George has just retired, while his wife Helene already has big plans for them – to move from their home in South Africa and emigrate to New Zealand. George has a million different reasons for not wanting to move – including wanting to be near where his dead son is buried. Bur Helene feels increasingly uncomfortable living in South Africa and she usually gets her own way in the end…
Written and performed by Robyn Paterson, The South Afreakins is a one-woman that paints a picture of the concerns of the older generations living in SA. Some like George want to live a quiet life and having once raised a child there, feels he belongs to the land, just as it ‘belongs’ to him. In contrast Helene has never felt that sense of secureness and belonging. Some of this could be put down to her own prejudices, and having a ‘local maid’ re-enforces the ‘us’ and ‘them’ division in her mind.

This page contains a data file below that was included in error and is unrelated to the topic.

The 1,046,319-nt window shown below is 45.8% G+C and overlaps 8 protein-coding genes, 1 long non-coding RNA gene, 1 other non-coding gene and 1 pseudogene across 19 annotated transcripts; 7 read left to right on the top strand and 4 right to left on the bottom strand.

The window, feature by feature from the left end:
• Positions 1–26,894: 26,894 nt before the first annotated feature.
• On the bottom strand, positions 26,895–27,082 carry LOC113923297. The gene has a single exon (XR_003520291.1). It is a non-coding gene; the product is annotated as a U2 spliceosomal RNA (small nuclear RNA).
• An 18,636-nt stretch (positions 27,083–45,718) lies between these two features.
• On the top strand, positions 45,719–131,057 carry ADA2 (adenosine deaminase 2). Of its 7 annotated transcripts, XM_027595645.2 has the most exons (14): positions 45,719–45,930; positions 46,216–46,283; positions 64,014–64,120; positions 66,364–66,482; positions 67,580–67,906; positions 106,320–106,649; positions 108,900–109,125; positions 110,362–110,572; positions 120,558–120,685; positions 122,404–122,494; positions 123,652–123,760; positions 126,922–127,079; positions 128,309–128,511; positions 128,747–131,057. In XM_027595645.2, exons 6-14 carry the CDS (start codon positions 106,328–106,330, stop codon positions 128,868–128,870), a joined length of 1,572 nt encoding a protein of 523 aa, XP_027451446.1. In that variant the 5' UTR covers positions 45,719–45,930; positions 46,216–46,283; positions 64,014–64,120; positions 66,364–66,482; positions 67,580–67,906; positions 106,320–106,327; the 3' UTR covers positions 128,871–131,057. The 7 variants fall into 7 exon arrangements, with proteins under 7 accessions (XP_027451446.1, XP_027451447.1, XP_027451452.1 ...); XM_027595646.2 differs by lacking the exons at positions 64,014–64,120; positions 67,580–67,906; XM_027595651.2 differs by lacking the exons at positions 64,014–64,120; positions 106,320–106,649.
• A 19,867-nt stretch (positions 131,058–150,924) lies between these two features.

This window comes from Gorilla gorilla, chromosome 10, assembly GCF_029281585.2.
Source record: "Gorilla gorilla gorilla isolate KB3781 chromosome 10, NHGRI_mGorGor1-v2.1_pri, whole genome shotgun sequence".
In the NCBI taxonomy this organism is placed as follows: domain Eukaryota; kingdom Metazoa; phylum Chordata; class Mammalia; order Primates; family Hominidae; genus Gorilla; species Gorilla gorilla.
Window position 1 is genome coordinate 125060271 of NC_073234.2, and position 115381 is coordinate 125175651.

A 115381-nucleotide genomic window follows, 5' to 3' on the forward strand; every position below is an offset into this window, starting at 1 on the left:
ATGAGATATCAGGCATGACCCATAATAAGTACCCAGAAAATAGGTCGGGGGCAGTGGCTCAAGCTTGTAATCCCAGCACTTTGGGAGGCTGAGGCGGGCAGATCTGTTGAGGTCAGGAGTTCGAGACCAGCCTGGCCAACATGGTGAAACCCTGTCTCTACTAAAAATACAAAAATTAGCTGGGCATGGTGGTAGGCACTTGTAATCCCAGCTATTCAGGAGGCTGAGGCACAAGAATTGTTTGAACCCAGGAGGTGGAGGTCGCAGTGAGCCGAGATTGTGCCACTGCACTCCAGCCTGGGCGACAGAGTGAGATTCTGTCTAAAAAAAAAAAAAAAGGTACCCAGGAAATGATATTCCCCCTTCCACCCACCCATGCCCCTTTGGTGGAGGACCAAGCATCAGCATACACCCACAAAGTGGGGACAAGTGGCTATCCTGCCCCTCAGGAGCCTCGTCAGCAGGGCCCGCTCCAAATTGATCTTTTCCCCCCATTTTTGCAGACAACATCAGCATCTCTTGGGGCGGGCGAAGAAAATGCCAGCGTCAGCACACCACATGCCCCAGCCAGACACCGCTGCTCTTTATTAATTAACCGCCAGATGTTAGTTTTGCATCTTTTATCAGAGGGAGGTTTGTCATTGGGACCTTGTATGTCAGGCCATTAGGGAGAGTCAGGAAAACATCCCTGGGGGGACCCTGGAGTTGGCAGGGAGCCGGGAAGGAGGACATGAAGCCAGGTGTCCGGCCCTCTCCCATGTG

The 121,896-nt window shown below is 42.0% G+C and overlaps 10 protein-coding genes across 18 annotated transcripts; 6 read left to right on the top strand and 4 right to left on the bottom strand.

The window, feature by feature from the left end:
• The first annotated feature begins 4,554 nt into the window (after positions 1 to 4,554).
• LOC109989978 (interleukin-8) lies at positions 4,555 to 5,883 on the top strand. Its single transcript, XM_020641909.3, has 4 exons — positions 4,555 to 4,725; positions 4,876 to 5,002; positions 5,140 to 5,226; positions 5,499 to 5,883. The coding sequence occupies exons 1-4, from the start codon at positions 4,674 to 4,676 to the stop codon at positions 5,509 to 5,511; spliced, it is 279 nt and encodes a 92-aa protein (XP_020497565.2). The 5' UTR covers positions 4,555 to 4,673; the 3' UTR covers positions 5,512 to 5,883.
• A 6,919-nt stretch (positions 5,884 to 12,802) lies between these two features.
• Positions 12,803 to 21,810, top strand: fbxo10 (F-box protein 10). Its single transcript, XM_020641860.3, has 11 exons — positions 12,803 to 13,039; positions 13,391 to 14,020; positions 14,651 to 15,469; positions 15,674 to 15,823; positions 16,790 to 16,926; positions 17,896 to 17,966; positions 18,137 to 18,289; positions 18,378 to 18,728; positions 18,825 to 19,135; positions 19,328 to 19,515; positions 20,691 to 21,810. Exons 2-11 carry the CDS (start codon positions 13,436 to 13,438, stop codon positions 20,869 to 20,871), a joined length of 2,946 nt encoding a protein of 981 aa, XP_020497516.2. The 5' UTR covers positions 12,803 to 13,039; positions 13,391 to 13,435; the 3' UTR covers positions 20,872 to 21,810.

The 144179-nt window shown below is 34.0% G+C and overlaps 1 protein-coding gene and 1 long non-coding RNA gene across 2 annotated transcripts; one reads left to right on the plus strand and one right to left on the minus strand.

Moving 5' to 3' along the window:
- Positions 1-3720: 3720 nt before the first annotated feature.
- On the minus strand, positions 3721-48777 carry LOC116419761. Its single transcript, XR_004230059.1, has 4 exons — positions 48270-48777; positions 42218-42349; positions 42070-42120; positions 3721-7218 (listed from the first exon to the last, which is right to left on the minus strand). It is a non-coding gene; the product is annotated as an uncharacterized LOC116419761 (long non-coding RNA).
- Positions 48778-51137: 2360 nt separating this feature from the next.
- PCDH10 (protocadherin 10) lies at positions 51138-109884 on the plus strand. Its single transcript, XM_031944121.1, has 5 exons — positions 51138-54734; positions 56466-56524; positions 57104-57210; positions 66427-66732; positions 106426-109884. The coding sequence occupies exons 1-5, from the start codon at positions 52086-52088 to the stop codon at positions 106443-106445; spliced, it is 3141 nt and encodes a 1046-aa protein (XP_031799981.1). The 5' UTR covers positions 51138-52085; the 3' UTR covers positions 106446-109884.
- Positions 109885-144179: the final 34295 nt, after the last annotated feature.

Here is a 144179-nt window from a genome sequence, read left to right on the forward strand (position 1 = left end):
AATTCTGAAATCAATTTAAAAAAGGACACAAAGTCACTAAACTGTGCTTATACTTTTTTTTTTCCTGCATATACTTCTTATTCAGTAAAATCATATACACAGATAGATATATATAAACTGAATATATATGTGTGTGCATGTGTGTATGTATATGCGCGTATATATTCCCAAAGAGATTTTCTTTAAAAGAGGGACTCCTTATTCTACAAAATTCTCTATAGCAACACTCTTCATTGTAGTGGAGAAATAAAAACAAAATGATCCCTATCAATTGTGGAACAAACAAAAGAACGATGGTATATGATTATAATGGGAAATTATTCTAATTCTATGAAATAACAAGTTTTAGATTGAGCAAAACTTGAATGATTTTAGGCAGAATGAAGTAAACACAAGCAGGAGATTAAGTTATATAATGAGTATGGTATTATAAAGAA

Paterson isn’t afraid to the let the characters be unsympathetic at times, but even in the case of Helene when she’s at her ‘worst’ we understand her feelings of being a ‘prisoner’ at home, even if it’s possible that her ‘house arrest’ is an arrangement of her own making.
Without giving anything away, the couple do catch a flight to New Zealand, but like all tales about expeditions, it’s not the final destination where the life lessons and epiphanies takes place, but the journey itself.
Since the play’s intial inception, events such as Brexit have taken place, re-opening all the questions regarding what constitutes an ex-pat as opposed to an immigrant, and the criteria of ‘fleeing from danger’. While the play can be loosely termed a dark comedy, the questions it asks are very pertinent, especially in relation to current events.
© Michael Davis 2017
The South Afreakins runs at the Vaults Festival, London until 19th February 2017.